The Effects of Low-Dose-Rate γ-irradiation on Forced Swim Test-Induced Immobility and Oxidative Stress in Mice

Tetsuya Nakada, Takahiro Kataoka, Takaharu Nomura, Hina Shuto, Junki Yano, Shota Naoe, Katsumi Hanamoto, Kiyonori Yamaoka

Research output: Contribution to journalArticlepeer-review

Abstract

The forced swim test (FST) induces immobility in mice. Low-dose (high-dose-rate) X-irradiation inhibits FST-induced immobility in mice due to its antioxidative function. We evaluated the effects of low-dose γ-irradiation at a low-dose-rate on the FST-induced depletion of antioxidants in mouse organs. Mice received whole-body low-dose-rate (0.6 or 3.0 mGy/h) of low-dose γ-irradiation for 1 week, followed by daily FSTs (5 days). The immobility rate on day 2 compared to day 1 was significantly lower in the 3.0 mGy/h irradiated mice than in sham irradiated mice. The FST significantly decreased the catalase (CAT) activity and total glutathione (t-GSH) content in the brain and kidney, respectively. The superoxide dismutase (SOD) activity and t-GSH content in the liver of the 3.0 mGy/h irradiated mice were significantly lower than those of the non-FST-treated mice. The CAT activity in the lungs of mice exposed to 3.0 mGy/h γ-irradiation was higher than that of non-FST treated mice and mice treated with FST. However, no significant differences were observed in the levels of these antioxidant markers between the sham and irradiated groups except for the CAT activity in lungs. These findings suggest that the effects of low-dose-rate and low-dose γ-irradiation on FST are highly organ-dependent.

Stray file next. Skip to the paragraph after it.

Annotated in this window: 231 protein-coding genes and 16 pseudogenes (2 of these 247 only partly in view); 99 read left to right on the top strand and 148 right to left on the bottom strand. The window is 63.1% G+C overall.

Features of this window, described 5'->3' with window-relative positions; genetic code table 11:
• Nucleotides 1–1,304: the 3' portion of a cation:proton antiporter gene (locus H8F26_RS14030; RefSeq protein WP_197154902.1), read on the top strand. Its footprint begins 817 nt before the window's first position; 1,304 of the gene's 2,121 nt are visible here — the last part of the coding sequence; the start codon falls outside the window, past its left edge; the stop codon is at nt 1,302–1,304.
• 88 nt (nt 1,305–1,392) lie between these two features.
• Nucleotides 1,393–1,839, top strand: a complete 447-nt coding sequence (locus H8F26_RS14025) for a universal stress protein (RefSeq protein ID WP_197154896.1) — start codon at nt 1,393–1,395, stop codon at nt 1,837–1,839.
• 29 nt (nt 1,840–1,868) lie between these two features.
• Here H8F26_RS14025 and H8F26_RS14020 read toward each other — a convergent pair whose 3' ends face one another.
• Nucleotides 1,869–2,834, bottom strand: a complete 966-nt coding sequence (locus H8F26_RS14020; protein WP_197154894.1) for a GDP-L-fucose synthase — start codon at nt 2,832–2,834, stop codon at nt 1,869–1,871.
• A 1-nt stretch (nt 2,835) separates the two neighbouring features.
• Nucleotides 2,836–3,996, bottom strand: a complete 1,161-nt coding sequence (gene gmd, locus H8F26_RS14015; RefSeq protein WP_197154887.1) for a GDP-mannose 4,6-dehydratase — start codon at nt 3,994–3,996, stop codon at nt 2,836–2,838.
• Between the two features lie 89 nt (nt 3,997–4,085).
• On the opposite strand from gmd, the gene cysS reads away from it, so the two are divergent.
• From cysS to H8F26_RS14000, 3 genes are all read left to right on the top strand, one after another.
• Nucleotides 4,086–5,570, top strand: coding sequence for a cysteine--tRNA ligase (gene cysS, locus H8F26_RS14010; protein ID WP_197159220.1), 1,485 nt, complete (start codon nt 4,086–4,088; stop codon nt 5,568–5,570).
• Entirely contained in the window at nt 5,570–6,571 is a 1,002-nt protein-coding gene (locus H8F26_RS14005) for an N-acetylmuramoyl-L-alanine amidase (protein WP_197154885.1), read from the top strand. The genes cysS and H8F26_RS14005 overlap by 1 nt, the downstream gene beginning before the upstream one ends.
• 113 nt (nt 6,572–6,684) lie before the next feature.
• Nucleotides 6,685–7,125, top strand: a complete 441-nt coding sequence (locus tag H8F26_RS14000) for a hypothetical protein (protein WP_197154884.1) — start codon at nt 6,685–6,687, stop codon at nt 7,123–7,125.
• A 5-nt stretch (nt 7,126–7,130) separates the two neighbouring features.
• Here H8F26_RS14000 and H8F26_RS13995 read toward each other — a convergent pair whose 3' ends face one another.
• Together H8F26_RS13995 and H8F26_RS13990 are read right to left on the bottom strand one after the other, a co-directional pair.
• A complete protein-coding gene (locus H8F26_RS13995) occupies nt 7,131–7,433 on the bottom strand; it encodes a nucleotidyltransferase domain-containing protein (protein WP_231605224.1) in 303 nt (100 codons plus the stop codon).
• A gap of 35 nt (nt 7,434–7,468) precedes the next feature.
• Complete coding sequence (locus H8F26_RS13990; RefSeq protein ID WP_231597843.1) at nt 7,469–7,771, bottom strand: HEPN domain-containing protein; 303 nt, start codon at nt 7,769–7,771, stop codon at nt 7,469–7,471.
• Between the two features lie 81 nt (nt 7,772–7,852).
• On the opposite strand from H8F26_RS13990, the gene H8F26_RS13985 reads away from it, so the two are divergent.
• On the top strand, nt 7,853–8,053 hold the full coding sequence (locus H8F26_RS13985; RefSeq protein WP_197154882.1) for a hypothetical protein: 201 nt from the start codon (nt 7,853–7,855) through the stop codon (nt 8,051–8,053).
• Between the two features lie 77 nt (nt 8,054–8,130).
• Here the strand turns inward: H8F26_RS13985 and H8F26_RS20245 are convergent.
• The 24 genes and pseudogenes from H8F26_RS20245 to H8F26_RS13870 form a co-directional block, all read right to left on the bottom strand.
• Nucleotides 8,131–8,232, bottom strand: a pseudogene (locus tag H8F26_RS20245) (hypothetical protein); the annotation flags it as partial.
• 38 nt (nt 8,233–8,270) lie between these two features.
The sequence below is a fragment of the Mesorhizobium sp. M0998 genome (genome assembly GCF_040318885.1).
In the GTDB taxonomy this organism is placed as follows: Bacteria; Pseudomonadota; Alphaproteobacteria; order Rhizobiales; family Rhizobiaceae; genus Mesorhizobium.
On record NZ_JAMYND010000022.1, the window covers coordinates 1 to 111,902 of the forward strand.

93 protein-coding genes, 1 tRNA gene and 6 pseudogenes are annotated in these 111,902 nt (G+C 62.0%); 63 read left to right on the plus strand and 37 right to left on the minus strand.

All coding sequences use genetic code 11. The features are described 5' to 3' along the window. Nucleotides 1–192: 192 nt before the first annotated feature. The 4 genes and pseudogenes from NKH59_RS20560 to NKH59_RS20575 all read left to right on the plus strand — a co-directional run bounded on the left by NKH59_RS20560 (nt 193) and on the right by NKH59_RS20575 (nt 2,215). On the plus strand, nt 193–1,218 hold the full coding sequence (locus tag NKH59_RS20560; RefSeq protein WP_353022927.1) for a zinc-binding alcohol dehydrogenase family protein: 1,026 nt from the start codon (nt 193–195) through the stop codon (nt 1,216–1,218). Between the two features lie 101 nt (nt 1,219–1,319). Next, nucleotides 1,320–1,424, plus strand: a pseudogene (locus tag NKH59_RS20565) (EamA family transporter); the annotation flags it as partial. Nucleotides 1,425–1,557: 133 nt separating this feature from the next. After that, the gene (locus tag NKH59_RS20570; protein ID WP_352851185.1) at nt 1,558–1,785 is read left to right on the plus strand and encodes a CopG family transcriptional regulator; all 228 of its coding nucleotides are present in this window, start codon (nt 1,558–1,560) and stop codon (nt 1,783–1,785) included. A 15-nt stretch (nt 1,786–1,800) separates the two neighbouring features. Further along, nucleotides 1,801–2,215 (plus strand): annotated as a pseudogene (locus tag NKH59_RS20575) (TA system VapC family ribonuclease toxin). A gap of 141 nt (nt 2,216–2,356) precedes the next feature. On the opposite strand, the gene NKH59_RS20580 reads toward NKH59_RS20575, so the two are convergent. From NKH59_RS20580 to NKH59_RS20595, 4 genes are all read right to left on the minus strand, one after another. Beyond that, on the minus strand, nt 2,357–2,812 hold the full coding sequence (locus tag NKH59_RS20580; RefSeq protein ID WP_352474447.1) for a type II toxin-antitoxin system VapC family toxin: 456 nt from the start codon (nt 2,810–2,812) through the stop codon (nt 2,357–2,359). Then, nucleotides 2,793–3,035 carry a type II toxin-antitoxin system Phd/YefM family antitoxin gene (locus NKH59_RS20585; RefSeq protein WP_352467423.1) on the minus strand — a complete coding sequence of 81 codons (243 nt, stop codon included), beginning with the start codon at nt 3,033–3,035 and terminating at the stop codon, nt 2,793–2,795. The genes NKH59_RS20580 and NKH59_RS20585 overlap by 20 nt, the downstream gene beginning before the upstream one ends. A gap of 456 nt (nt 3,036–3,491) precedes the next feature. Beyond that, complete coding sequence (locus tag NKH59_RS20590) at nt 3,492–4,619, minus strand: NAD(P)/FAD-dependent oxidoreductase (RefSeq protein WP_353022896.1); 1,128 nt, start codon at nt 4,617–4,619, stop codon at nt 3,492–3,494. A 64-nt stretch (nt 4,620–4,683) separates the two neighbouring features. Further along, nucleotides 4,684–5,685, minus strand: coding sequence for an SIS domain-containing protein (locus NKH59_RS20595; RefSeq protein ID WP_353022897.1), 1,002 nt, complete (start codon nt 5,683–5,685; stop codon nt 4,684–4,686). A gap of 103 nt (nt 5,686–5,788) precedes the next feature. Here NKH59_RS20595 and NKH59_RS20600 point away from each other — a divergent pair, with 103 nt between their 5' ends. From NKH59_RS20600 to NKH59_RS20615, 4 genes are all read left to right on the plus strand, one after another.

Original languageEnglish
Pages (from-to)169-175
Number of pages7
JournalActa medica Okayama
Volume75
Issue number2
Publication statusPublished - 2021

Keywords

  • antioxidant
  • forced swim test
  • low-dose-rate γ-irradiation
  • oxidative stress

ASJC Scopus subject areas

  • Biochemistry, Genetics and Molecular Biology(all)

Fingerprint Dive into the research topics of 'The Effects of Low-Dose-Rate γ-irradiation on Forced Swim Test-Induced Immobility and Oxidative Stress in Mice'. Together they form a unique fingerprint.

Cite this